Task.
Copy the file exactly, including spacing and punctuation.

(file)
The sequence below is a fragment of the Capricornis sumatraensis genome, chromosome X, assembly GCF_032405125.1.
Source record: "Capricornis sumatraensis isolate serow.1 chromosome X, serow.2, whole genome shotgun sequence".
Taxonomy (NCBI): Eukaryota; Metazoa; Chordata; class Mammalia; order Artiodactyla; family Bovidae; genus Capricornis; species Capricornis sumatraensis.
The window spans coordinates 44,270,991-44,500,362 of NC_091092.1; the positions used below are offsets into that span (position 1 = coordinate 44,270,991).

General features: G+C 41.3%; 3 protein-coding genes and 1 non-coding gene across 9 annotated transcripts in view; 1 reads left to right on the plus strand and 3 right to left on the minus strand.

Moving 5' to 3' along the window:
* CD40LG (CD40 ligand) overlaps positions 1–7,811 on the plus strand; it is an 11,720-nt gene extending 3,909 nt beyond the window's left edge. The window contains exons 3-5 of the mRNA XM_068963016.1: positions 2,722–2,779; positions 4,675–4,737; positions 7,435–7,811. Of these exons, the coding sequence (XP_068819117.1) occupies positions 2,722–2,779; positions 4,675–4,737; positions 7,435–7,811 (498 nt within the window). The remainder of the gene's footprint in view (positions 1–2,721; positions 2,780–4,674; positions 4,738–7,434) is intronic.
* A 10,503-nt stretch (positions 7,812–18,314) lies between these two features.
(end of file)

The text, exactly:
The sequence below is a fragment of the Capricornis sumatraensis genome, chromosome X, assembly GCF_032405125.1.
Source record: "Capricornis sumatraensis isolate serow.1 chromosome X, serow.2, whole genome shotgun sequence".
Taxonomy (NCBI): Eukaryota; Metazoa; Chordata; class Mammalia; order Artiodactyla; family Bovidae; genus Capricornis; species Capricornis sumatraensis.
The window spans coordinates 44,270,991-44,500,362 of NC_091092.1; the positions used below are offsets into that span (position 1 = coordinate 44,270,991).

General features: G+C 41.3%; 3 protein-coding genes and 1 non-coding gene across 9 annotated transcripts in view; 1 reads left to right on the plus strand and 3 right to left on the minus strand.

Moving 5' to 3' along the window:
* CD40LG (CD40 ligand) overlaps positions 1–7,811 on the plus strand; it is an 11,720-nt gene extending 3,909 nt beyond the window's left edge. The window contains exons 3-5 of the mRNA XM_068963016.1: positions 2,722–2,779; positions 4,675–4,737; positions 7,435–7,811. Of these exons, the coding sequence (XP_068819117.1) occupies positions 2,722–2,779; positions 4,675–4,737; positions 7,435–7,811 (498 nt within the window). The remainder of the gene's footprint in view (positions 1–2,721; positions 2,780–4,674; positions 4,738–7,434) is intronic.
* A 10,503-nt stretch (positions 7,812–18,314) lies between these two features.